TL;DR: I guess I’m still working this out in my head, but ultimately what I’m trying to say is that sexism is a huge hurdle for the cycling community that’s being perpetuated by advertisers and our own members of the scene.
For a long time, Betabrand had similar “bike to work” pants but only for men. I just checked and I guess they’ve finally introduced a few pairs for women. I subscribe to Thrillist, and last week, they had an article about pants that look like nice work pants but feel like sweatpants on the inside. Hallelujah! I clicked through the article and imagine my surprise when it turns out they only have them for men.
Like the OP said: yes, a woman can buy men’s pants and wear them. But they usually aren’t cut right and don’t really look that good. It all plays into the “male as neutral” thing that’s so pervasive in our society that most people won’t even admit it exists. When you make a new product, you make it for men only, and you never have to mention that in your ads or sponsored articles. Us ladies are a “special interest group” when it comes to clothing.
Well I wanted to give it a shot, but in the first 30 seconds he called the women who host “The Talk” cunts.
I know of his reputation as a sexist and no, I can’t stand to watch it.
What’s it about?
- Kaitlyn (narrow minded Kaitlyn home from 6 hours of work)
I saw a great thing about men and women - jokes like that are targeted at “men” while sexist jokes are frequently against individual women.
Immature men still have power, even over mature women.
Men are occasionally portrayed as sexual objects in adverts targeted at women, usually for something like perfume, or diet sodas. It’s nowhere near as prolific as the objectification of women, mind. If a man isn’t being terrible at household chores, he’s usually being presented as a power fantasy (see: literally every Axe/Lynx commercial ever made).
It’s similar to comic books. People usually try to combat the argument that women are presented almost exclusively as sexual objects in comics by pointing to the muscular build of most male characters. The key difference is that female comic book characters are designed - usually by men - to look fuckable, while female characters exist as a power fantasy (Shortpacked! demonstrated this perfectly last year).
Those were the days.
Exactly. You can’t say “Gender roles are bullshit” and dismiss the notion that it’s about dominance and privilege. If it weren’t about dominance, if the privilege didn’t exist, then nor would the sexism. They’re all part of the same terrible machinery.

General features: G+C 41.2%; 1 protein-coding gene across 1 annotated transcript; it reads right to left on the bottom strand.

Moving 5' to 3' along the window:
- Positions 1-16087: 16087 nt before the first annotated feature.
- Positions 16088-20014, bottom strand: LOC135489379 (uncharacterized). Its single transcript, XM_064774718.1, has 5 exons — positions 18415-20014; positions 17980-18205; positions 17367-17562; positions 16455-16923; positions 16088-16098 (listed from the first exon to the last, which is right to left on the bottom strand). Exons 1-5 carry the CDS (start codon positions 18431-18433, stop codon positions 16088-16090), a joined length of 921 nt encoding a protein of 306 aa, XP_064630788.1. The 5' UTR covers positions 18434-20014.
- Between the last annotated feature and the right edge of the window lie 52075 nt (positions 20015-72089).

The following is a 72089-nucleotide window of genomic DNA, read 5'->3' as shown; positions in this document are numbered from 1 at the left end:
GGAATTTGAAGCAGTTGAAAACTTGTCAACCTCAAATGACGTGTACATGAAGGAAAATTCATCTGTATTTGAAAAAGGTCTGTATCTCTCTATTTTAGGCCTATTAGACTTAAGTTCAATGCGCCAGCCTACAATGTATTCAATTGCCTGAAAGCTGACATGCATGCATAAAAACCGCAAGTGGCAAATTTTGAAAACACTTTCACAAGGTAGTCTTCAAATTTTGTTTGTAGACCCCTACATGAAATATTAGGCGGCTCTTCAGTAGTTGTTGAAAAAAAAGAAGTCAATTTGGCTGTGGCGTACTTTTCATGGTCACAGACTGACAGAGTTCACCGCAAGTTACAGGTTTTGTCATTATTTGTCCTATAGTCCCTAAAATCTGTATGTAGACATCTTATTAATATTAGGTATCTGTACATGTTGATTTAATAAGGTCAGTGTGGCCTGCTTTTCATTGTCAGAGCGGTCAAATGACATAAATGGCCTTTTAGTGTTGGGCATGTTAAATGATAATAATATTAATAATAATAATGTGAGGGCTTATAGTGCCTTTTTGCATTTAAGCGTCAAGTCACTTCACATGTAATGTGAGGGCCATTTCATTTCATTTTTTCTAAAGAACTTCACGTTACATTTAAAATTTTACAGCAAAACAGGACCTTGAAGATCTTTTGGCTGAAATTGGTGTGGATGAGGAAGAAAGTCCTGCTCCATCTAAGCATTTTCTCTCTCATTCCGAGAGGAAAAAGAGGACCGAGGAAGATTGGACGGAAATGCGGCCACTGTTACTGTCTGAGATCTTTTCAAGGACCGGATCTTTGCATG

Firstly, some Racism 101 - you can’t be racist against white people in a society that views white as the norm. Similarly, you cannot be sexist against men in a society that views men as more important than women. The fact that America is still, in 2012, locked in debates about what constitutes “legitimate rape”, and how certain parties want to ban birth control and abortion seems pretty indicative of what sort of society we’re living in today.
The assumption that women don’t fix cars, work on computers or do sciency stuff because they’re not smart enough, and that men don’t do housework because that’s what women are for, is entirely about dominance. That’s what gender roles are all about, in the end. It’s about one gender keeping the other under their thumb, and men have been doing exactly that to women for the majority of history.
Men cannot be the direct victims of sexism. Chances are they never will be. I won’t say there isn’t prejudice against men, because that definitely exists, but so long as men hold the power there will never be sexism against them.
The dictionary definition of sexism is not what sexism is in the real world - sexism involves power and (cis) men have power.
When I said there’s nothing men and women are “for” I mean gender essentialism is bullshit.
I don’t mind the ones where the line is “you’re not you when you’re hungry” - the first ones were of 20somethings acting like divas - Liza Minelli, Aretha Franklin - not sexist, especially since others followed with well known male actors.
But that is ugh
Regarding that last ask, that idea that car repair is “Men’s Work” stems from the idea that women are too weak, feeble and simple-minded to wrap their heads around the inside of an engine. Which, by the way, is the same reason boys get chemistry and geology sets from their grandparents at Christmas, while girls get dolls and toy ironing boards.
I’m sorry, I don’t fully understand your message.
Saying “Women don’t fix cars” is sexist. There is nothing men and women are “for”.
Ah yes. They’re usually auto-tagged as such. I’ll try to remember to add a link to the sidebar tomorrow.
That’s odd, I thought we did. It’s not particularly well-marked, but it’s there.
This neatly sums it up. Thanks, Anonymous. Thanonymous.
That depends on how you wish to define victims. They are not the targets of sexism. When someone makes a “men can’t do housework” joke, it’s not a sexist joke about men but rather a reinforcement of the patriarchal (and, obviously, sexist) idea that men don’t do housework because that’s what women are for.
HA HA no
I didn’t, but I’ll have a look when I get home from work!